Premier League clubs are set to lose millions in television revenue as a result of their insistence on postponing matches due to Covid outbreaks and injury crises, with broadcasters demanding rebates due to schedule disruption.
Of the 21 matches called off to date, 14 were due to be televised live. BT Sport suffered the most in losing six games while Amazon Prime lost three, often at short notice.
The Premier League were forced to pay back £330million to Amazon, BT and Sky last year as a result of the three-month suspension caused by the first lockdown, as well as giving the broadcasters the right to show every game for no extra charge when football returned.
Amazon Prime’s Premier League coverage was badly hit by matches being postponed by Covid
The cancellations caused by Covid outbreaks this season will lead to further refunds.
While some matches have been rescheduled and televised live — such as Manchester United’s win at Brentford this week, which was shown by BT Sport — all the Premier League’s rights-holders lost significant advertising revenue due to games being postponed over the lucrative Christmas period and will demand to be compensated.
Amazon Prime have been hit particularly hard because Premier League matches are integral to their Christmas push, yet three of their 20 live games this season did not take place. The lost matches, including Liverpool v Leeds, will eventually be shown live by Amazon when they are rescheduled, but will have less value.
Biggest rights-holder Sky, who broadcast 128 of the 200 live matches each season, have suffered the least as just two of their scheduled matches have been postponed. Sky may seek recompense for losing Sunday’s north London derby 24 hours before kick-off. That will now have to be rescheduled in a less attractive midweek slot.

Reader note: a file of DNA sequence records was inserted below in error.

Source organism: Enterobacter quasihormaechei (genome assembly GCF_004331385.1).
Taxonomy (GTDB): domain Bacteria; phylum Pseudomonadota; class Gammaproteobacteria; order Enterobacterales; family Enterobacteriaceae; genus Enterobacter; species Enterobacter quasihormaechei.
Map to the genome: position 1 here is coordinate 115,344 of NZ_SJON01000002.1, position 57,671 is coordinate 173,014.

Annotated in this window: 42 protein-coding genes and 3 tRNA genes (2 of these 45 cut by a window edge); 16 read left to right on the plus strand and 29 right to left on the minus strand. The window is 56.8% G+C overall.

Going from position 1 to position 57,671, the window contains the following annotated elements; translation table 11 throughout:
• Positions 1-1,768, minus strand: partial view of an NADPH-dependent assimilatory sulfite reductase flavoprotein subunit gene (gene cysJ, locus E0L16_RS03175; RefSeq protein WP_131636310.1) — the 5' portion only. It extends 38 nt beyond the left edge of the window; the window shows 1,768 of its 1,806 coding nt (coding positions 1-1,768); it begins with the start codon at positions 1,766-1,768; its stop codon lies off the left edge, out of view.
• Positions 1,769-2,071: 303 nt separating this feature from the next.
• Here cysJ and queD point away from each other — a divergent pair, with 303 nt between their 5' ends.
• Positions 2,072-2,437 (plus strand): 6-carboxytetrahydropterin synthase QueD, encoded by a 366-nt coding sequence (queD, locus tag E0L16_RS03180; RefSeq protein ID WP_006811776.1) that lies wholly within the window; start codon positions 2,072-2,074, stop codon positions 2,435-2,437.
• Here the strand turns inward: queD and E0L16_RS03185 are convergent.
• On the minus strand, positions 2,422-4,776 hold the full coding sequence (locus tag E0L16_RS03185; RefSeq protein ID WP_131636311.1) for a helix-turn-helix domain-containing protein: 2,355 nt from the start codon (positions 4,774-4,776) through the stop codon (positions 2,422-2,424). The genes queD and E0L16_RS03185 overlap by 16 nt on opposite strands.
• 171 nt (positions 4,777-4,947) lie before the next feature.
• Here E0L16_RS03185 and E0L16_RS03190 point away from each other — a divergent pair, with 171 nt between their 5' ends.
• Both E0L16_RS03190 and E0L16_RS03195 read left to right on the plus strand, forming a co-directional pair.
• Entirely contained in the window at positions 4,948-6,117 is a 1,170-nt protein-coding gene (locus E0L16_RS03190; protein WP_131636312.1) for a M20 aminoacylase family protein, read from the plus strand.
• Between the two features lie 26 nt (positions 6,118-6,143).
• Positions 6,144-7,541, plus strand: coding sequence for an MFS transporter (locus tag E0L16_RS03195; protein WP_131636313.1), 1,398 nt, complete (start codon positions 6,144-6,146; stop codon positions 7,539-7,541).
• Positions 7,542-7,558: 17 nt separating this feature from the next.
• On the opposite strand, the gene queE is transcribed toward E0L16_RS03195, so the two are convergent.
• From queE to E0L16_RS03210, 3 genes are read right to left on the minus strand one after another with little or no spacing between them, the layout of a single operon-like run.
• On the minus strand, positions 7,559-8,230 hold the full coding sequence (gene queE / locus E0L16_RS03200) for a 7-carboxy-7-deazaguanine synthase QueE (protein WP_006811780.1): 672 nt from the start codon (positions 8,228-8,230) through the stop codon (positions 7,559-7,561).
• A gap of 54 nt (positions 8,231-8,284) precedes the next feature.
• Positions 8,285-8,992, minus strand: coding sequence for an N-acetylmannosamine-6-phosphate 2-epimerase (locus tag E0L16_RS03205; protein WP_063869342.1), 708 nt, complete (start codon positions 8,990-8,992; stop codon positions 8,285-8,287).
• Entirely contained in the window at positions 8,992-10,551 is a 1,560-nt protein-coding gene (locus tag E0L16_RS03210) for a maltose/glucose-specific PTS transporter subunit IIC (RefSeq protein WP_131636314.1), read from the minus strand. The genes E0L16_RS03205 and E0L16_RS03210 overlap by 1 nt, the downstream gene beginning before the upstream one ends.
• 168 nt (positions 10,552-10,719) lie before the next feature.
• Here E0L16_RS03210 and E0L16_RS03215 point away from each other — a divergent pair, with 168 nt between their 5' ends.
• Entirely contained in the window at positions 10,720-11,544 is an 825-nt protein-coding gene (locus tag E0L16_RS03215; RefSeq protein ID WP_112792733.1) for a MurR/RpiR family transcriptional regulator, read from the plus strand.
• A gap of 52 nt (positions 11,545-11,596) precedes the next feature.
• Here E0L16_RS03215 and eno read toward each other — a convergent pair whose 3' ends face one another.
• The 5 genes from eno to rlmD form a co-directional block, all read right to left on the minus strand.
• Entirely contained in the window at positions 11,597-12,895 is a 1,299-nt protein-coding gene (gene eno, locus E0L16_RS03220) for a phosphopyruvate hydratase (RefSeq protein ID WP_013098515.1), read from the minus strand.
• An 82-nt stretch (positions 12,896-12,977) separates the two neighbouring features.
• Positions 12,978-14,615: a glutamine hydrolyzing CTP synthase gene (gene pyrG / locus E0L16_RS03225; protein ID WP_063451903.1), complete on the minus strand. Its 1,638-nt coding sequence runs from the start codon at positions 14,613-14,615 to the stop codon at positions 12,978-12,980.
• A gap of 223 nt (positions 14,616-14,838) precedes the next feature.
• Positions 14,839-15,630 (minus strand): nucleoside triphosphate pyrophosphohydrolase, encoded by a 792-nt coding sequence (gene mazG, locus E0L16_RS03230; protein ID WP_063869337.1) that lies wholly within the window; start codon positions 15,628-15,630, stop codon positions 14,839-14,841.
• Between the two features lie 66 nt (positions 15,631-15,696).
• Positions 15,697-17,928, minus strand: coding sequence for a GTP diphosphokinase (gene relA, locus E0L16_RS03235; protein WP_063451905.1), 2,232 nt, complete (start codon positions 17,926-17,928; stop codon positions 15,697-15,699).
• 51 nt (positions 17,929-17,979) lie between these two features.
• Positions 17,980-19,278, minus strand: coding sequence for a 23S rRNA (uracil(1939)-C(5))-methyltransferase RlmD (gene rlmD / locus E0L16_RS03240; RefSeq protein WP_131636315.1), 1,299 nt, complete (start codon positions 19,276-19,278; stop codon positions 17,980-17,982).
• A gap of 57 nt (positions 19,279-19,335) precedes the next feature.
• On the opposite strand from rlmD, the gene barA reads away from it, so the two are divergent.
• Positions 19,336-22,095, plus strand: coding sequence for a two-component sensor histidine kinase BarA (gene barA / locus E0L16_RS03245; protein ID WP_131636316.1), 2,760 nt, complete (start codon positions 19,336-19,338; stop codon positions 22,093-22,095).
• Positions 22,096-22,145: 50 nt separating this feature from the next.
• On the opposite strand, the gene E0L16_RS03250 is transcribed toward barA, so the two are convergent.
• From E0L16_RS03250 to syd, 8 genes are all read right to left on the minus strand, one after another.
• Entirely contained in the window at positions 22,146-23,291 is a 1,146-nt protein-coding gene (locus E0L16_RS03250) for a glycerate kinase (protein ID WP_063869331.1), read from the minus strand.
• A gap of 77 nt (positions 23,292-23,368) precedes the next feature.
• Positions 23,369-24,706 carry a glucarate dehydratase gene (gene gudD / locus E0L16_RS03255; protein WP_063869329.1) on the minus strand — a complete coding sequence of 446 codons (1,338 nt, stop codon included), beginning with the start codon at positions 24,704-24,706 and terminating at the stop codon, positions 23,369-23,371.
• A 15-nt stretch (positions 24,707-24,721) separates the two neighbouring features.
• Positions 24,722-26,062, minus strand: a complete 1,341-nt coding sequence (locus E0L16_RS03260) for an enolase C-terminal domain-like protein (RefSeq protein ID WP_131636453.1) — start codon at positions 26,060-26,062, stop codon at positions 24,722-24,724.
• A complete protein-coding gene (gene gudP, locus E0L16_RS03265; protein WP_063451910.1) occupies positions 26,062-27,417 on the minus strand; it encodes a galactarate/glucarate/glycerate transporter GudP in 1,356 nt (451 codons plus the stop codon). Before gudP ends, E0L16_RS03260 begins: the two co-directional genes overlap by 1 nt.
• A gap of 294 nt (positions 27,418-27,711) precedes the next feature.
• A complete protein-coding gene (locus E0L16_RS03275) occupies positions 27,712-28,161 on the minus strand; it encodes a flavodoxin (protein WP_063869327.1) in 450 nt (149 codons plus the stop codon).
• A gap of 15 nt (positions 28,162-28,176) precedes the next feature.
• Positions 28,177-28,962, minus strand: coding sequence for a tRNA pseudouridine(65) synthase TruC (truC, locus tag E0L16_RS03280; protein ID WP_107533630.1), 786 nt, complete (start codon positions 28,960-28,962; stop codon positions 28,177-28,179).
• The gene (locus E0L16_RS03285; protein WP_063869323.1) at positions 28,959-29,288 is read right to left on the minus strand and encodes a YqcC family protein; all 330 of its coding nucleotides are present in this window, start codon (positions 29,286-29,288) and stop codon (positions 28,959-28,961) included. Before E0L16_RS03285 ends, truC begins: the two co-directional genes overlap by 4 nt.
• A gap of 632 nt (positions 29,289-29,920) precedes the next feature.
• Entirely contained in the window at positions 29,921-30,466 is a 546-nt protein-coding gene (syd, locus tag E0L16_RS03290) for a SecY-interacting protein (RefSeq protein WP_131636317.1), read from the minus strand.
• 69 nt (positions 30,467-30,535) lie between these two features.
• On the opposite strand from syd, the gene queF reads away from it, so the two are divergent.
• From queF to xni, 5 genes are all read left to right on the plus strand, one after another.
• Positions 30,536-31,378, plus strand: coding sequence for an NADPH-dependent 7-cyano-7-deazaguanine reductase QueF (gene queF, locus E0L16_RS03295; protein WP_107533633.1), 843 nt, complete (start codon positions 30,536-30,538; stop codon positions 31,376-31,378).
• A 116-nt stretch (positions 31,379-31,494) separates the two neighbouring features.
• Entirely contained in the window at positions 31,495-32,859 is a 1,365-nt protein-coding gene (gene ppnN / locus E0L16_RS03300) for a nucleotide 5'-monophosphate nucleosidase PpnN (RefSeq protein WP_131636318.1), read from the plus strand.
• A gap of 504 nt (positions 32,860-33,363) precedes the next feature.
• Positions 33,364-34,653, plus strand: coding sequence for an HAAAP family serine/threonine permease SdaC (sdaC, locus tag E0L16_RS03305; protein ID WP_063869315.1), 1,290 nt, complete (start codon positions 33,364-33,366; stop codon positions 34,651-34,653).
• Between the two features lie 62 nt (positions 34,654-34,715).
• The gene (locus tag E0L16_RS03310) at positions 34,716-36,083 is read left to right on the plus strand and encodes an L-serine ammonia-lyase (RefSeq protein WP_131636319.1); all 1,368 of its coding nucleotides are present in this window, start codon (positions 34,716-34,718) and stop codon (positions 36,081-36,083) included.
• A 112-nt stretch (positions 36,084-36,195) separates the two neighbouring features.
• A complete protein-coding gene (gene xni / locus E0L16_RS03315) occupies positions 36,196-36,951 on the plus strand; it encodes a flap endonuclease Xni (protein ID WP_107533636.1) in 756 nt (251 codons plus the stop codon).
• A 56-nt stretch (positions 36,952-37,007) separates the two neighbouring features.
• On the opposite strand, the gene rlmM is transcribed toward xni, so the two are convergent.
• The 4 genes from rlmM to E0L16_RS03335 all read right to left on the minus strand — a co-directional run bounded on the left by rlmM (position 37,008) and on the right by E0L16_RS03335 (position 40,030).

SOUTHGATE OFF TO QATAR FOR WORLD CUP WORKSHOPS
England boss Gareth Southgate is due to visit Qatar twice after the World Cup draw
Gareth Southgate faces two trips to Qatar before the World Cup after FIFA delayed their workshop for coaches until summer, three months after the draw for the tournament in Doha on April 1. While not compulsory, FIFA encourage all 32 World Cup bosses to attend. They will be briefed on technical aspects of the tournament, such as refereeing interpretations and the application of VAR, as well as match-day protocols and logistics.
FIFA’s decision to delay is down to Covid disruption to qualifying. The identity of the final two qualifiers will not be known until the middle of June, when play-offs involving teams from Asia, South America, North America and Oceania take place.
PREMIER LEAGUE UNLIKELY TO THWART WAYNE
The Premier League will not prevent Wayne Rooney from becoming Everton coach if appointed
Wayne Rooney will require special dispensation from the Premier League to take the Everton job should he emerge as the club’s chosen successor to Rafael Benitez, as the Derby boss has yet to gain his UEFA Pro Licence, a requirement for working in the top flight. Rooney has begun the Pro Licence course after getting his UEFA A Licence earlier this year, so it is unlikely the Premier League would block his appointment.
QATAR’S WORLD CUP FINAL VENUE SET FOR INAUGURAL MATCH IN MARCH
FIFA are set to announce the first match to be played at the venue for the 2022 World Cup final, the Lusail Stadium near Doha, will be the final of the Amir Cup in March. The newly constructed 80,000-seater will be the last of the eight World Cup venues to be opened in a ceremony presided over by FIFA chief Gianni Infantino before the final of Qatar’s domestic cup competition.
SWINDON FIGHT OWNERSHIP RAP
Swindon have denied any guilt over a secret deal to buy a half-stake in the club, after being charged with a breach of the FA’s ownership rules. Former England midfielder Gareth Barry and his agent Michael Standing paid £800,000 for a half-stake in the club in 2013 after negotiating with former chairman Lee Power. All three have been charged by the FA over ownership rules. It is understood Swindon are claiming they should not be punished, saying they have a new owner/chairman — Australian construction magnate Clem Morfuni.